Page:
The average hourly wind speed at The Villages experiences significant seasonal variation over the course of the year.
The windier part of the year lasts for 8.1 months, from September 29 to June 2, with average wind speeds of more than 7.3 miles per hour. The windiest day of the year is March 10, with an average hourly wind speed of 8.9 miles per hour.
The calmer time of year lasts for 3.9 months, from June 2 to September 29. The calmest day of the year is July 23, with an average hourly wind speed of 5.6 miles per hour.
Average Wind Speed
The predominant average hourly wind direction at The Villages varies throughout the year.
The wind is most often from the west for 1.0 months, from February 17 to March 18 and for 2.1 months, from June 12 to August 14, with a peak percentage of 39% on July 12. The wind is most often from the east for 2.8 months, from March 18 to June 12 and for 2.2 months, from August 14 to October 20, with a peak percentage of 49% on September 11. The wind is most often from the north for 3.9 months, from October 20 to February 17, with a peak percentage of 37% on January 1.
The Villages is located near a large body of water (e.g., ocean, sea, or large lake). This section reports on the wide-area average surface temperature of that water.
The average water temperature experiences significant seasonal variation over the course of the year.
The time of year with warmer water lasts for 4.0 months, from June 1 to October 3, with an average temperature above 81°F. The day of the year with the warmest water is July 24, with an average temperature of 86°F.
The time of year with cooler water lasts for 3.2 months, from December 15 to March 22, with an average temperature below 67°F. The day of the year with the coolest water is February 3, with an average temperature of 62°F.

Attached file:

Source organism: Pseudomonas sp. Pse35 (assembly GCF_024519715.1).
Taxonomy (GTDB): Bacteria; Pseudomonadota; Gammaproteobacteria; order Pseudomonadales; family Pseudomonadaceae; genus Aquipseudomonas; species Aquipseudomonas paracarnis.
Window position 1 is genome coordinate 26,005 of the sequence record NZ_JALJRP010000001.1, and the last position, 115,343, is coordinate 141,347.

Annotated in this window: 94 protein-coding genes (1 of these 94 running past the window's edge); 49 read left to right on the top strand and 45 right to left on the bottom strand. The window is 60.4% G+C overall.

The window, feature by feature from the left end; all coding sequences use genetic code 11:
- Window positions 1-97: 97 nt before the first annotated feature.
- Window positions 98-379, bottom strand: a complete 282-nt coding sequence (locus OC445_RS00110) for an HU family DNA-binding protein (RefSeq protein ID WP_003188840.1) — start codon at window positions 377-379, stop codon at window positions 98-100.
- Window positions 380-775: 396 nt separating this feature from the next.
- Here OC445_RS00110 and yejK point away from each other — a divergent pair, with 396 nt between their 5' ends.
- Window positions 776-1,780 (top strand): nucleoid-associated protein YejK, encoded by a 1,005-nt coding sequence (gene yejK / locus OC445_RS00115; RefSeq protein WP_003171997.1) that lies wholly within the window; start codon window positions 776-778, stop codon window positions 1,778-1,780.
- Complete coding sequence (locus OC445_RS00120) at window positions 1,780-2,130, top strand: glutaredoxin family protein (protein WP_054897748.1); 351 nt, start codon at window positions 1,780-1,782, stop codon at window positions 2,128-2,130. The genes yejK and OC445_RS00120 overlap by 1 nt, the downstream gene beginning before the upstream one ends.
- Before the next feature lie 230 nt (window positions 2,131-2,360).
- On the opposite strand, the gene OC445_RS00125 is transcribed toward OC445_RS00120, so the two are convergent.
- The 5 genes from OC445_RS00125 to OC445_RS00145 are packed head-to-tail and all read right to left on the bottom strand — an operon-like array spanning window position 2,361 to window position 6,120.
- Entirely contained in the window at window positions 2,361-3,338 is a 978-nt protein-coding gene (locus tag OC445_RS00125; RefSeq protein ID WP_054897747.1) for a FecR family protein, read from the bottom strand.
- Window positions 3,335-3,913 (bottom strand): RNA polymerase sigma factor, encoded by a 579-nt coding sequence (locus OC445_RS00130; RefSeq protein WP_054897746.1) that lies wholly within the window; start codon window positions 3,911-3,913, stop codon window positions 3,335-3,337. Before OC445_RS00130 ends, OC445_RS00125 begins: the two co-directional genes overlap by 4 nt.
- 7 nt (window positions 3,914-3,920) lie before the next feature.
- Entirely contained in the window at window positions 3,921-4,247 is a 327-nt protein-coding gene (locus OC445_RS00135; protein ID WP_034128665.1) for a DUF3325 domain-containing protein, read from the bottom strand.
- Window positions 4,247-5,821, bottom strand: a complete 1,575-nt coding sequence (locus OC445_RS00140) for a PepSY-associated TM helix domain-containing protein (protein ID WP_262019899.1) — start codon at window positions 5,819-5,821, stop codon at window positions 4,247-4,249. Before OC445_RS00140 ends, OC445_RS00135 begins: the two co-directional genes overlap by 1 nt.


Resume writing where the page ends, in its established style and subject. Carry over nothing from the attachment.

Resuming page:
Average Water Temperature
Best Time of Year to Visit
To characterize how pleasant the weather is at The Villages throughout the year, we compute two travel scores.
The tourism score favors clear, rainless days with perceived temperatures between 65°F and 80°F. Based on this score, the best times of year to visit The Villages for general outdoor tourist activities are from mid March to mid May and from early October to late November, with a peak score in the last week of April.
The beach/pool score favors clear, rainless days with perceived temperatures between 75°F and 90°F. Based on this score, the best times of year to visit The Villages for hot-weather activities are from late April to mid June and from early September to mid October, with a peak score in the third week of May.
For each hour between 8:00 AM and 9:00 PM of each day in the analysis period (1980 to 2016), independent scores are computed for perceived temperature, cloud cover, and total precipitation. Those scores are combined into a single hourly composite score, which is then aggregated into days, averaged over all the years in the analysis period, and smoothed.
Our cloud cover score is 10 for fully clear skies, falling linearly to 9 for mostly clear skies, and to 1 for fully overcast skies.
Our precipitation score, which is based on the three-hour precipitation centered on the hour in question, is 10 for no precipitation, falling linearly to 9 for trace precipitation, and to 0 for 0.04 inches of precipitation or more.
Our tourism temperature score is 0 for perceived temperatures below 50°F, rising linearly to 9 for 65°F, to 10 for 75°F, falling linearly to 9 for 80°F, and to 1 for 90°F or hotter.
Our beach/pool temperature score is 0 for perceived temperatures below 65°F, rising linearly to 9 for 75°F, to 10 for 82°F, falling linearly to 9 for 90°F, and to 1 for 100°F or hotter.
Definitions of the growing season vary throughout the world, but for the purposes of this report, we define it as the longest continuous period of non-freezing temperatures (≥ 32°F) in the year (the calendar year in the Northern Hemisphere, or from July 1 until June 30 in the Southern Hemisphere).
The growing season at The Villages typically lasts for 10 months (318 days), from around February 7 to around December 23, rarely starting after March 6, or ending before November 26.
Time Spent in Various Temperature Bands and the Growing Season
Growing degree days are a measure of yearly heat accumulation used to predict plant and animal development, and defined as the integral of warmth above a base temperature, discarding any excess above a maximum temperature. In this report, we use a base of 50°F and a cap of 86°F.
Based on growing degree days alone, the first spring blooms at The Villages should appear around January 11, only rarely appearing before January 7 or after January 18.
Growing Degree Days
This section discusses the total daily incident shortwave solar energy reaching the surface of the ground over a wide area, taking full account of seasonal variations in the length of the day, the elevation of the Sun above the horizon, and absorption by clouds and other atmospheric constituents. Shortwave radiation includes visible light and ultraviolet radiation.